I enjoy these shifts in energy as they arise, even if they are disruptive. They feel like waves, flowing in and out, sometimes forceful, sometimes peaceful. It is a reminder to me of what our job really is—to be consistent, to keep showing up, to be a lighthouse. At the end of class, P. told Jan that he was going to be moving to another facility this week. He expressed his gratitude for the class and lit up when Jan told him what a great job he had done in Cultivating Change and the writing workshop. I thought of his first class with us only a few weeks ago, and how lost he had seemed, adrift in the rough sea of his emotions. Here he was just a short time later learning to navigate those troubled waters.
We moved onto the shelter, where P. was celebrating her 13th birthday, and we had a special meal planned. The girls would have steak for the quesadillas and chocolate zucchini cupcakes for dessert. “Practice makes progress.” A. said it as she was grilling the chipotle lime beef that was going into their quesadillas. She was doing an excellent job, and the meat had perfect grill marks, like what you would expect in a steak house. That phrase resonated with me, because it felt like something I needed to hear in that moment, and particularly because I hoped it meant that A. was allowing herself the grace and patience she deserved to find her way back to healthy and nurturing habits. It isn’t really fair to say that practice makes perfect, and we can stop ourselves from ever taking that first step if we think that perfection is the only acceptable outcome. But if we know that each step makes progress, and that progress is the work of a lifetime, then it makes that first step easier to take. Even if it feels like you have to take that first step anew each morning on your road to sobriety, or forgiveness, or self love.
The meal was delicious and we finished by singing “Happy Birthday” as we brought out the cupcakes. After P. blew out the candles, we went around the table to share our wishes for her for the upcoming year. A. wished that P. would have the strength and courage to stay sober and make good decisions. Jan said that by taking the steps to change, P. will be the positive role model for her younger sister that she always hoped she could be. Practice makes progress.
Tomato-Watermelon Gazpacho (boys) Tomato-Avocado Soup (girls)
Jalapeño Popper Grilled Cheese Sandwiches
Cucumber-Ginger-Mint-Lime Agua Fresca
Fresh Fruit (pears, peaches, apples)
It’s become a habit for me in class to figure out how many of the ingredients for the recipe have
come from either Jan’s or my garden. This week the tomatoes, herbs, peppers, and garlic were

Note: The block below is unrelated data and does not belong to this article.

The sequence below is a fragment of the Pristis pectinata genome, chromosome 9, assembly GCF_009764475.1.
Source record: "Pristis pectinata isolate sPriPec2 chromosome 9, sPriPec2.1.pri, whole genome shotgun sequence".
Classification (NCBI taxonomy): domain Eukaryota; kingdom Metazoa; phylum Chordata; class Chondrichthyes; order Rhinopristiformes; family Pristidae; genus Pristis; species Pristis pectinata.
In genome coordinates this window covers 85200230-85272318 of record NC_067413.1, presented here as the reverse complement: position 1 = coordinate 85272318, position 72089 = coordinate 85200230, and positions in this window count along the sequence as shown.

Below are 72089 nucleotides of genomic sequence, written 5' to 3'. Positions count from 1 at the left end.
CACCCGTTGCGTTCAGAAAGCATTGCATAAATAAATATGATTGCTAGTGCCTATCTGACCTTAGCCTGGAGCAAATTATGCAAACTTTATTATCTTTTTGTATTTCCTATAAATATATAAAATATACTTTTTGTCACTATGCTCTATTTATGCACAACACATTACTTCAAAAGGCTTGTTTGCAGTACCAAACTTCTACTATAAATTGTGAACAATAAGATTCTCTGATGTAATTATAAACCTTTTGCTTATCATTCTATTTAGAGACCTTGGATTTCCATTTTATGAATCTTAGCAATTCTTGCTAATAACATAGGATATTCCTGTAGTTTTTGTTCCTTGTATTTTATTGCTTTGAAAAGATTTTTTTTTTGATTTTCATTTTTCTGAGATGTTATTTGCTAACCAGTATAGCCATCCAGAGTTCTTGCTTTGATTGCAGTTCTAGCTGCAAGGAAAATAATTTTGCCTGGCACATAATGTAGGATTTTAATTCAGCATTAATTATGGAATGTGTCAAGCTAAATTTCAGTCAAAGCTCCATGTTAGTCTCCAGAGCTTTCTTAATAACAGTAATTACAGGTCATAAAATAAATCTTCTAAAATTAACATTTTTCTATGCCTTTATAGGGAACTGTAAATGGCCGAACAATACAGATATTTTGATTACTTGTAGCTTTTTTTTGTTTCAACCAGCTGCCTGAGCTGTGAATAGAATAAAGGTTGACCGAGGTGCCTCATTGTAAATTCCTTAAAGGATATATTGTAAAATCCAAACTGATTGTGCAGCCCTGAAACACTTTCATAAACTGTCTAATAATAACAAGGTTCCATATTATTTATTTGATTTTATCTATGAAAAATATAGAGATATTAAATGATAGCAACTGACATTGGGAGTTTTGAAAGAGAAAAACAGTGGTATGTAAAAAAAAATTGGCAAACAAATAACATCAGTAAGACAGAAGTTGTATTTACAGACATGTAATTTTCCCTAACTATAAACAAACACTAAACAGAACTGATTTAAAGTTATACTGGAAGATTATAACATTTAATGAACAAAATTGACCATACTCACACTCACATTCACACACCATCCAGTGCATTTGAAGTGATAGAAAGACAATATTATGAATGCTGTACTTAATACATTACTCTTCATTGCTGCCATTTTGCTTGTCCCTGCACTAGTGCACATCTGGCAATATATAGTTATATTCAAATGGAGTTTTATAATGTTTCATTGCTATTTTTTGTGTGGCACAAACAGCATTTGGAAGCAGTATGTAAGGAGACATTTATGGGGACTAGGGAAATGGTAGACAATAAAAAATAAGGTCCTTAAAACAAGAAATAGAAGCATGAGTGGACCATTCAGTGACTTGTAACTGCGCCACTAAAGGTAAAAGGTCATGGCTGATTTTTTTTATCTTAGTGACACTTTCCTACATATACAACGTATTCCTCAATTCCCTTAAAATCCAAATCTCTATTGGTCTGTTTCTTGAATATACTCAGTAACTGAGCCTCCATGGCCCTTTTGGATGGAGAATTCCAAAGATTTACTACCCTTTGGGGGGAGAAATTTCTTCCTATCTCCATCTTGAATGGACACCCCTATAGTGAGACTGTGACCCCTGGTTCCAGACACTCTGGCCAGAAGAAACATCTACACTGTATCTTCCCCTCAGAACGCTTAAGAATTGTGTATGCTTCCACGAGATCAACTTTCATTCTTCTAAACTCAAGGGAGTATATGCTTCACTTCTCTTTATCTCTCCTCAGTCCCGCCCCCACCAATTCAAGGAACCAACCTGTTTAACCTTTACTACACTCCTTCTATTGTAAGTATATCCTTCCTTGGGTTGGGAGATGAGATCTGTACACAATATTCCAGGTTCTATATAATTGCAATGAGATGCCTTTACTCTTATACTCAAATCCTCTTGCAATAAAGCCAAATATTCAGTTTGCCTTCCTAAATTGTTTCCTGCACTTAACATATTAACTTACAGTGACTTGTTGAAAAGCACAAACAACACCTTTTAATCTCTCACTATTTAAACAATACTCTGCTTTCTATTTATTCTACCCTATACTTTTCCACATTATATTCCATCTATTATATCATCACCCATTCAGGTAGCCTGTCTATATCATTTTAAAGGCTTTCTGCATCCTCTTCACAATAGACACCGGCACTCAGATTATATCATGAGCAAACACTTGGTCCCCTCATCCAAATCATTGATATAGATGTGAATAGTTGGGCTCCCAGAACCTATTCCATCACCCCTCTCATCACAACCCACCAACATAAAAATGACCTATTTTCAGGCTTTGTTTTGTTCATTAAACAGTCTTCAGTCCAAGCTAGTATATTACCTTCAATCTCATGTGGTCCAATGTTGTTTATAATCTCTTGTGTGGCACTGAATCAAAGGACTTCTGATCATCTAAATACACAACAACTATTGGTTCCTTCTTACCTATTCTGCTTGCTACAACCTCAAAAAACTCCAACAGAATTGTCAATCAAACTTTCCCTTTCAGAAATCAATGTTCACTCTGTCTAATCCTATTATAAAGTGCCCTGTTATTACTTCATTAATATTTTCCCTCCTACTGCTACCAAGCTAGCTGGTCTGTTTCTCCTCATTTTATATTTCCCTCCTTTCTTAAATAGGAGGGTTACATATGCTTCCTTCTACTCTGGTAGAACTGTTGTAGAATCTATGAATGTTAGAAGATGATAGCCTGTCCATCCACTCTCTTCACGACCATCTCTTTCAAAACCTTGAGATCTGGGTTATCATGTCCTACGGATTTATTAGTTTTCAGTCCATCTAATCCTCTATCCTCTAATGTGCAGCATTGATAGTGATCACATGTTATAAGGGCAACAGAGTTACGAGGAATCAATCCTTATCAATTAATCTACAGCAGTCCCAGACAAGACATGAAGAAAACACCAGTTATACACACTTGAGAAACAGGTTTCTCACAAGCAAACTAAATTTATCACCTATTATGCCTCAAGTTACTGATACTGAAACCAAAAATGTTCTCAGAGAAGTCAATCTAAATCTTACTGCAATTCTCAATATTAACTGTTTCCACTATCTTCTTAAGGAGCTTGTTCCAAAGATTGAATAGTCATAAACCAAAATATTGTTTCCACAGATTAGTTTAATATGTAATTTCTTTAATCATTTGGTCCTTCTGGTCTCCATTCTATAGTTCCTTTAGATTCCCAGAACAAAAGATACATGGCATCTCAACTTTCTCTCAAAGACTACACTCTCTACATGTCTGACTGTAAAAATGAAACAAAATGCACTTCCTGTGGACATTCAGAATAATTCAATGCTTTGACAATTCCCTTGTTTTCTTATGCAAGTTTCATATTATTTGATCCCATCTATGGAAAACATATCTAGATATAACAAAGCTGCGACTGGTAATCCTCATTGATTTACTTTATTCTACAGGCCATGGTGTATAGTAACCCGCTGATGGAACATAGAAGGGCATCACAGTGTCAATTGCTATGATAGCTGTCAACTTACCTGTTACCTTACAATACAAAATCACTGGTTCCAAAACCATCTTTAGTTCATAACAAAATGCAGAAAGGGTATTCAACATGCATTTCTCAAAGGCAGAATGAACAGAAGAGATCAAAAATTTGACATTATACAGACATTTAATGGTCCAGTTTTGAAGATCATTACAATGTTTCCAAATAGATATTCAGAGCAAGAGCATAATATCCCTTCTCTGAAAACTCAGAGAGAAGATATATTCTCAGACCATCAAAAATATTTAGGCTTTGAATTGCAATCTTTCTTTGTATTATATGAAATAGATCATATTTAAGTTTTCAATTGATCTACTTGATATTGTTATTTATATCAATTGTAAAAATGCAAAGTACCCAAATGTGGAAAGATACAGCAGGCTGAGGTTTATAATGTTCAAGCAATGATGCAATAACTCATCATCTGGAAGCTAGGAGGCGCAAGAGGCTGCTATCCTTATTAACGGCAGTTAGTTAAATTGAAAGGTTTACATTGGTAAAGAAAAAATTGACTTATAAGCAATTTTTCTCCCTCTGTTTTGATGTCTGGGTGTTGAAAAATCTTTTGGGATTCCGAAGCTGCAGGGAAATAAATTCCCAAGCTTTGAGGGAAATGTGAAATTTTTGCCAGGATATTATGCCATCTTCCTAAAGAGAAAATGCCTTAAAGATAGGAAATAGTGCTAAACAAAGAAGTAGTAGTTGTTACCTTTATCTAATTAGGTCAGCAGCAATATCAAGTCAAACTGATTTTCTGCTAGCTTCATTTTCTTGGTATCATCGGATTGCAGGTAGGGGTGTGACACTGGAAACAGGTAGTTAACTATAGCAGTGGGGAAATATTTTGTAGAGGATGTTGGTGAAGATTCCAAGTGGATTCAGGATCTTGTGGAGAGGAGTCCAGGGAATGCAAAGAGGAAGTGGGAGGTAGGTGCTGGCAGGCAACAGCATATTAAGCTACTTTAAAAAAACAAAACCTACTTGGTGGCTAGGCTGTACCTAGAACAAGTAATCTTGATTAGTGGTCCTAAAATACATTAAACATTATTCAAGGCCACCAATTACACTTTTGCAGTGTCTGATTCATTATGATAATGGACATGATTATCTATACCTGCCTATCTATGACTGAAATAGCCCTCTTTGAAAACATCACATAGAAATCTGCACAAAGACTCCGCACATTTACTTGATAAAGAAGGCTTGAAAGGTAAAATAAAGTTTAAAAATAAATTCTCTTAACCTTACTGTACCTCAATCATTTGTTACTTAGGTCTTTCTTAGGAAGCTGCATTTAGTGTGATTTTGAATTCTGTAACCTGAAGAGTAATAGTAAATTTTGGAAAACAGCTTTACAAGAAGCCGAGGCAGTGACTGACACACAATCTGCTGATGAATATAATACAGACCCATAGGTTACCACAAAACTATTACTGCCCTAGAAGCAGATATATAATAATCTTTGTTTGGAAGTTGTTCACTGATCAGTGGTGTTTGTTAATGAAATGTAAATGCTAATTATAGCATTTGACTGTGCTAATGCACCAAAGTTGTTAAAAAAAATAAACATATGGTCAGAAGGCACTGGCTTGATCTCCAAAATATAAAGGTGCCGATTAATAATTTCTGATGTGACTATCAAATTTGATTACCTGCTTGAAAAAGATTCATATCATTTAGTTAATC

homegrown by Jan, and I provided the onions, scallions, peaches, pears, and apples from my
garden. The remainder came from local farmers, and I don’t think any of the produce was
purchased at the supermarket. It’s fun for me to boast how much food we can grow ourselves.
Every week, we’ve featured ingredients harvested from the raised beds at CCYC, and this
week, for the first time, we included fresh microgreens from the aquaponics tower in the
cafeteria. It was exciting for them to harvest and enjoy food that they had only planted a few
This was W and S’s last class with us before they move on to other placements.
Understandably, their energy was low, but that didn’t stop them from wanting to jump right into
the food prep. We all pitched in a hand to prepare the ingredients for the gazpacho, and I
enjoyed having the opportunity for all of us to work together. After the veggies were prepped,
W and I made the jalapeño popper grilled cheese sandwiches. I asked how W was
feeling knowing that he was going to be at the next facility for nine months. He said that he
wished that he had people to write letters to. After class, I asked Jan if he would be able to write
AHHAH letters, and she said that she would ask CCYC if we can set that up.
Miraculously, we prepared the food with time to spare (usually we are madly rushing to finish
before dashing off to set up with the girls). This gave us time to sit and eat together, and for the
boys to write a review of the recipes and their time in Cultivating Change. It also gave Jan an
opportunity to demonstrate some breathing and tapping exercises that the boys can use to help
them manage difficult emotions. S followed along while Jan talked him through the
exercises, and it was shocking to see the transformation that took place in S’s demeanor
and posture just in the five minutes that he practiced. His face brightened, and his body lifted